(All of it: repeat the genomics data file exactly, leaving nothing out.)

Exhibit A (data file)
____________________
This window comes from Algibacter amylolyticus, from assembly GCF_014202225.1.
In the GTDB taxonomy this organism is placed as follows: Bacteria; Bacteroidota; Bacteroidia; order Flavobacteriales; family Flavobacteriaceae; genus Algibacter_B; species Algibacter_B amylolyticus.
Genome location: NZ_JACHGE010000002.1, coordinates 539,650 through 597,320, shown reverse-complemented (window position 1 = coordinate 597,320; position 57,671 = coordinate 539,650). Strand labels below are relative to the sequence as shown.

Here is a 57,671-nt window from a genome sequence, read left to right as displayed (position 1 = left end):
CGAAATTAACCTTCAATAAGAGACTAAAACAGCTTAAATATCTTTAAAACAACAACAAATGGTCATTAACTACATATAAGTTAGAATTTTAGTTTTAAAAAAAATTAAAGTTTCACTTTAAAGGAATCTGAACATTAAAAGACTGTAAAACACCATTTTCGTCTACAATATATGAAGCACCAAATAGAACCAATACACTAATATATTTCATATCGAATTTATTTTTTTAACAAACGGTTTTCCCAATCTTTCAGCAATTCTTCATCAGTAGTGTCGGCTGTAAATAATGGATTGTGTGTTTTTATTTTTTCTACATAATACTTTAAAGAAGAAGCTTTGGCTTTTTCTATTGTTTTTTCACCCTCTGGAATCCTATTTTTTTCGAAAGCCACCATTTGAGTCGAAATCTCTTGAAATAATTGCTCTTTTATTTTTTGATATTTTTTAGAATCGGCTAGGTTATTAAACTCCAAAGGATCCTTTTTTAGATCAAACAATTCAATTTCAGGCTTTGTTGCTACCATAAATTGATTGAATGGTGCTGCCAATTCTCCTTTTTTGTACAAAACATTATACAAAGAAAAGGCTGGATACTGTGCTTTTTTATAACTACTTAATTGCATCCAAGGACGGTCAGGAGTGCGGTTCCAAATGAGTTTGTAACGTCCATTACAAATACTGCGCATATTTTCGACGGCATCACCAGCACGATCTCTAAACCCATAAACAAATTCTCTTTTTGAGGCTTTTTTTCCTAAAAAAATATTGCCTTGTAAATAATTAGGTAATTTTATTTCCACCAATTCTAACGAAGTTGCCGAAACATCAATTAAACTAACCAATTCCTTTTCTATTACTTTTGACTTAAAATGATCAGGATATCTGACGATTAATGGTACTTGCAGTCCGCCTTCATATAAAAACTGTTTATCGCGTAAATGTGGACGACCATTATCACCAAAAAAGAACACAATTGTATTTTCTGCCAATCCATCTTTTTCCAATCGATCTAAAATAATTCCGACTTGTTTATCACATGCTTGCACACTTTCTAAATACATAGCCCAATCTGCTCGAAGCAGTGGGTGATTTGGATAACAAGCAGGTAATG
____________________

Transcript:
This window comes from Algibacter amylolyticus, from assembly GCF_014202225.1.
In the GTDB taxonomy this organism is placed as follows: Bacteria; Bacteroidota; Bacteroidia; order Flavobacteriales; family Flavobacteriaceae; genus Algibacter_B; species Algibacter_B amylolyticus.
Genome location: NZ_JACHGE010000002.1, coordinates 539,650 through 597,320, shown reverse-complemented (window position 1 = coordinate 597,320; position 57,671 = coordinate 539,650). Strand labels below are relative to the sequence as shown.

Here is a 57,671-nt window from a genome sequence, read left to right as displayed (position 1 = left end):
CGAAATTAACCTTCAATAAGAGACTAAAACAGCTTAAATATCTTTAAAACAACAACAAATGGTCATTAACTACATATAAGTTAGAATTTTAGTTTTAAAAAAAATTAAAGTTTCACTTTAAAGGAATCTGAACATTAAAAGACTGTAAAACACCATTTTCGTCTACAATATATGAAGCACCAAATAGAACCAATACACTAATATATTTCATATCGAATTTATTTTTTTAACAAACGGTTTTCCCAATCTTTCAGCAATTCTTCATCAGTAGTGTCGGCTGTAAATAATGGATTGTGTGTTTTTATTTTTTCTACATAATACTTTAAAGAAGAAGCTTTGGCTTTTTCTATTGTTTTTTCACCCTCTGGAATCCTATTTTTTTCGAAAGCCACCATTTGAGTCGAAATCTCTTGAAATAATTGCTCTTTTATTTTTTGATATTTTTTAGAATCGGCTAGGTTATTAAACTCCAAAGGATCCTTTTTTAGATCAAACAATTCAATTTCAGGCTTTGTTGCTACCATAAATTGATTGAATGGTGCTGCCAATTCTCCTTTTTTGTACAAAACATTATACAAAGAAAAGGCTGGATACTGTGCTTTTTTATAACTACTTAATTGCATCCAAGGACGGTCAGGAGTGCGGTTCCAAATGAGTTTGTAACGTCCATTACAAATACTGCGCATATTTTCGACGGCATCACCAGCACGATCTCTAAACCCATAAACAAATTCTCTTTTTGAGGCTTTTTTTCCTAAAAAAATATTGCCTTGTAAATAATTAGGTAATTTTATTTCCACCAATTCTAACGAAGTTGCCGAAACATCAATTAAACTAACCAATTCCTTTTCTATTACTTTTGACTTAAAATGATCAGGATATCTGACGATTAATGGTACTTGCAGTCCGCCTTCATATAAAAACTGTTTATCGCGTAAATGTGGACGACCATTATCACCAAAAAAGAACACAATTGTATTTTCTGCCAATCCATCTTTTTCCAATCGATCTAAAATAATTCCGACTTGTTTATCACATGCTTGCACACTTTCTAAATACATAGCCCAATCTGCTCGAAGCAGTGGGTGATTTGGATAACAAGCAGGTAATG